I am already in touch with many former workers who have agreed to be interviewed and contribute their story as an act of historic preservation of the iron industry, the city of Chattanooga, the state of Tennessee and even the country. I have lists of hundreds of individuals whom I will be contacting to request their participation. This initial series of interviews will primarily focus on an identified list of individuals whose stories have significant and immediate value in terms of capturing the earliest time periods of our city's industrial storyline directly from our oldest living former iron workers. The immediate selection of narrators will be prioritized to capture the oldest generation of workers first, so that we don't risk losing their stories forever. Priority will also be given to collecting a broad profile of narrators, sensitive to race, gender, age, and position.
For each videotaped interview, background research will be conducted to determine the topics and questions for each session, ensuring the oral history will not simply duplicate the written record but will supplement it, adding unique material available nowhere else. Following each interview session, a digital archive and transcription of each tape will be created. Additional scanning and digitizing of donated / loaned/ archive material (photographs, memorabilia) provided by interviewees will take place as necessary.
W H A T . T H E . M O N E Y . I S . F O R.
HARDWARE/SUPPLIES Digital video tapes, extra batteries and hard drives will also be purchased with these funds. Scanning fees for archive material will be covered with these funds. Interview tools including a reference guide with headlines and images to stimulate conversation + memory. Digitization of tapes.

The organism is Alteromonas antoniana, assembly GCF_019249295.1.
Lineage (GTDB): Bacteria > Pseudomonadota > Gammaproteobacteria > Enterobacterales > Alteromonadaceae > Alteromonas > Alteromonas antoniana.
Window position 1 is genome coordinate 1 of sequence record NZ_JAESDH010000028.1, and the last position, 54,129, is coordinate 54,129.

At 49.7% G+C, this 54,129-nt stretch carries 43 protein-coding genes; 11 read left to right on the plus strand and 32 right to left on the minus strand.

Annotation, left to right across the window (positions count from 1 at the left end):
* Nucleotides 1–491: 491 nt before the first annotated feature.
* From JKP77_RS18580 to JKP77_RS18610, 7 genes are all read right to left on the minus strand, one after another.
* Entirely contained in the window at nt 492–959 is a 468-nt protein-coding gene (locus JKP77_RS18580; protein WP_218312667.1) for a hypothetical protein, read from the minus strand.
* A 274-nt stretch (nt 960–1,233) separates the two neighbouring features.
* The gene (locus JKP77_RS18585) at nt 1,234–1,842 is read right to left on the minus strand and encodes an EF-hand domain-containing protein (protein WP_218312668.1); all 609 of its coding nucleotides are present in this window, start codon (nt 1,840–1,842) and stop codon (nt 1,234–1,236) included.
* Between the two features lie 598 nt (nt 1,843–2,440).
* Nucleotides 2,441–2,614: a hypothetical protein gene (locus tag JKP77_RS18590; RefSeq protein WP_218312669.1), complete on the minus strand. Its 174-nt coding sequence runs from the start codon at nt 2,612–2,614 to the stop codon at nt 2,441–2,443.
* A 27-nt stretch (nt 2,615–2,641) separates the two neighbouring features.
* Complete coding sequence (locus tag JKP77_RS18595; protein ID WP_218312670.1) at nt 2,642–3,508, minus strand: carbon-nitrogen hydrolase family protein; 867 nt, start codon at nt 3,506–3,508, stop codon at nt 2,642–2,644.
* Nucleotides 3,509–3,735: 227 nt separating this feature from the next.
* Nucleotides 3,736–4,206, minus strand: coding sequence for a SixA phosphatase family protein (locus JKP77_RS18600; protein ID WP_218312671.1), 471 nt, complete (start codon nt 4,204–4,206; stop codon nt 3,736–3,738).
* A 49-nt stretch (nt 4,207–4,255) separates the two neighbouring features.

TECHNICAL These funds will allow the production to hire a cameraperson who can look operate our gear and fine tune the sound and picture quality while I am conducting the interviews. I have been a one man band on this up until now. You can imagine how much better it is to have another set of eyes and ears catching quality control, so I can stay engaged with each interview conversation.
PRODUCTION includes transportation and gasoline to travel to each interview location. If there are interns with us, they will probably get hungry at some point. Some of these locations are on the outskirts of Chattanooga, between 20 and 120 miles away. We are a border state with Georgia, Alabama and North Carolina.
GEAR The funds will also go toward the purchase of a video camera. I have been limited to using rented and borrowed gear which can be expensive and unreliable. Being able to work on-demand and independently with my own video camera will immediately and immensely increase the efficiency and quality of this project.
QUALITY Finally, it will cover some of my lowbudget fees as director and field producer so that I can focus on this project this summer.
Of course, as you may realize, the real cost of a project like this exceeds the money I am raising on Kickstarter. Your contribution and this campaign is a giant step toward my goal. You are investing in history. The more I raise the longer I work!
- (60 days)